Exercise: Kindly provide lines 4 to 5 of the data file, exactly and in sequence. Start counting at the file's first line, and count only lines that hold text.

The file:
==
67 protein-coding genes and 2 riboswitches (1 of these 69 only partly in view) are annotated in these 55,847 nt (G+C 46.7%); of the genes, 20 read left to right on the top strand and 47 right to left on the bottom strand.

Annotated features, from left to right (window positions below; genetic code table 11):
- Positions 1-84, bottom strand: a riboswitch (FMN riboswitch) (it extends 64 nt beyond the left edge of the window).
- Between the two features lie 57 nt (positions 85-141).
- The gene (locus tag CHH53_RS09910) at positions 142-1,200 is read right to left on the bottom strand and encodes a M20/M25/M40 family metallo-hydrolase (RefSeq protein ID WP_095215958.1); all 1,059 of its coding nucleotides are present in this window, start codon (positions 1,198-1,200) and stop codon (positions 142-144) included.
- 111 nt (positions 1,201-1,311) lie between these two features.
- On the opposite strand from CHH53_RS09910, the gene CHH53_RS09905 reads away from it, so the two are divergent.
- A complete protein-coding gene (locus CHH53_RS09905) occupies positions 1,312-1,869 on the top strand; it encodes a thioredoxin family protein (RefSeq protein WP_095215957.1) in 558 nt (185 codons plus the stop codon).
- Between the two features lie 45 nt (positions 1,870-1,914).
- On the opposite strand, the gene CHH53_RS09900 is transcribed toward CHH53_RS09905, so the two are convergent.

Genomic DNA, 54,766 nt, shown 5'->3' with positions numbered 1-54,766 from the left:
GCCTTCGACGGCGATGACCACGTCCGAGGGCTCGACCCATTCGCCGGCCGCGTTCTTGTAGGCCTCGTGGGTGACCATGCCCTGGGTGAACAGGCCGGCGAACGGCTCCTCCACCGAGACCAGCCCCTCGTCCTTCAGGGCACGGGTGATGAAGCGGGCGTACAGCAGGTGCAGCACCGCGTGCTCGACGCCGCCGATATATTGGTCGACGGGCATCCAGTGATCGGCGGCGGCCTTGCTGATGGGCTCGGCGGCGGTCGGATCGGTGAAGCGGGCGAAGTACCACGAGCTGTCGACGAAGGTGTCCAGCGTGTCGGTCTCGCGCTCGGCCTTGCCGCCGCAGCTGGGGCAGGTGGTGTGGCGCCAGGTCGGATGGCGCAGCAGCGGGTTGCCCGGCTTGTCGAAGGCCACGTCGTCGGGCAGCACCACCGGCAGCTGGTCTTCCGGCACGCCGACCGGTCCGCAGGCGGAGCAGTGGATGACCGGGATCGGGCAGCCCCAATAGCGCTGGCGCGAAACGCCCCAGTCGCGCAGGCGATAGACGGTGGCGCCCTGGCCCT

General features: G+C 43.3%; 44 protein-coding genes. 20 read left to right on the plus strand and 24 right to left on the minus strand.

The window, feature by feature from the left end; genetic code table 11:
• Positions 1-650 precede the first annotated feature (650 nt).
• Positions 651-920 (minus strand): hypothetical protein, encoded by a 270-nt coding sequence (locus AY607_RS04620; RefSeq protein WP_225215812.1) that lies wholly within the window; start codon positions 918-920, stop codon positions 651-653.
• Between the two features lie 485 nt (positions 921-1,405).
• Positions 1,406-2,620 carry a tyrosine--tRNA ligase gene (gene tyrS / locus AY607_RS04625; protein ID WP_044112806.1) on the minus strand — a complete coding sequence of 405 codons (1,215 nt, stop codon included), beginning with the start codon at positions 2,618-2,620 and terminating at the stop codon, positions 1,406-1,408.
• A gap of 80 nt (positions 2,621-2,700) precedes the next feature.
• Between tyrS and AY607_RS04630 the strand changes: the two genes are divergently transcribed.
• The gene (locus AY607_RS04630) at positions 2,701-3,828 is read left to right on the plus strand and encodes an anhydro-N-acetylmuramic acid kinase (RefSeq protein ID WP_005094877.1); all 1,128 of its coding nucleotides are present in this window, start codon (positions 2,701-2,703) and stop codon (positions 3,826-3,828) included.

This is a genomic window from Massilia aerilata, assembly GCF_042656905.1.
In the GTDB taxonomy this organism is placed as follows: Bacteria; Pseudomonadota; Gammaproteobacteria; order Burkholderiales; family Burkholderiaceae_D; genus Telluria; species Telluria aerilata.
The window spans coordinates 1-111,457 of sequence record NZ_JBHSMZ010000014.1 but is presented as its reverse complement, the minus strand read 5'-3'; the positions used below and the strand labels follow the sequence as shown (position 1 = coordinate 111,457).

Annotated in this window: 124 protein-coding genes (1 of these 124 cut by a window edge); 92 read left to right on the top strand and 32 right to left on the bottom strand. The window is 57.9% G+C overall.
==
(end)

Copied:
- Between the two features lie 57 nt (positions 85-141).
- The gene (locus tag CHH53_RS09910) at positions 142-1,200 is read right to left on the bottom strand and encodes a M20/M25/M40 family metallo-hydrolase (RefSeq protein ID WP_095215958.1); all 1,059 of its coding nucleotides are present in this window, start codon (positions 1,198-1,200) and stop codon (positions 142-144) included.